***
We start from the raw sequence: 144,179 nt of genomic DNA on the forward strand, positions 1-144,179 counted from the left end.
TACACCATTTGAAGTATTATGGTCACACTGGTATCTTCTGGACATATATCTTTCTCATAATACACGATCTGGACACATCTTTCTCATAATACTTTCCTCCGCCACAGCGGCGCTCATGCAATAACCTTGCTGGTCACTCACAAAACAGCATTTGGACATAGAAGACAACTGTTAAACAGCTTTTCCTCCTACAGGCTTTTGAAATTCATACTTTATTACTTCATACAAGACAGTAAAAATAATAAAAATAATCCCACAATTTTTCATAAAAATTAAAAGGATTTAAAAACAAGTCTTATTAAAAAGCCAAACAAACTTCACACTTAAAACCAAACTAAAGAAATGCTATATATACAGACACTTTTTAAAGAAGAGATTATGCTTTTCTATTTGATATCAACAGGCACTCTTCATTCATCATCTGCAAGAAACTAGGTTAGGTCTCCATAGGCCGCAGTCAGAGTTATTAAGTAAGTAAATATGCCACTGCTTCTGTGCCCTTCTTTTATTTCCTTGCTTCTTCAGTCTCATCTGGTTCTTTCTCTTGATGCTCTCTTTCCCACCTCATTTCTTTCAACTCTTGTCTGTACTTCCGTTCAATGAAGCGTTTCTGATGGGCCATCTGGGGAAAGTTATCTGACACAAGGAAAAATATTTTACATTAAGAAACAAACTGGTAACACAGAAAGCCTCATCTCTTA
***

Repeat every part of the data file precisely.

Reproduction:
We start from the raw sequence: 144,179 nt of genomic DNA on the forward strand, positions 1-144,179 counted from the left end.
TACACCATTTGAAGTATTATGGTCACACTGGTATCTTCTGGACATATATCTTTCTCATAATACACGATCTGGACACATCTTTCTCATAATACTTTCCTCCGCCACAGCGGCGCTCATGCAATAACCTTGCTGGTCACTCACAAAACAGCATTTGGACATAGAAGACAACTGTTAAACAGCTTTTCCTCCTACAGGCTTTTGAAATTCATACTTTATTACTTCATACAAGACAGTAAAAATAATAAAAATAATCCCACAATTTTTCATAAAAATTAAAAGGATTTAAAAACAAGTCTTATTAAAAAGCCAAACAAACTTCACACTTAAAACCAAACTAAAGAAATGCTATATATACAGACACTTTTTAAAGAAGAGATTATGCTTTTCTATTTGATATCAACAGGCACTCTTCATTCATCATCTGCAAGAAACTAGGTTAGGTCTCCATAGGCCGCAGTCAGAGTTATTAAGTAAGTAAATATGCCACTGCTTCTGTGCCCTTCTTTTATTTCCTTGCTTCTTCAGTCTCATCTGGTTCTTTCTCTTGATGCTCTCTTTCCCACCTCATTTCTTTCAACTCTTGTCTGTACTTCCGTTCAATGAAGCGTTTCTGATGGGCCATCTGGGGAAAGTTATCTGACACAAGGAAAAATATTTTACATTAAGAAACAAACTGGTAACACAGAAAGCCTCATCTCTTA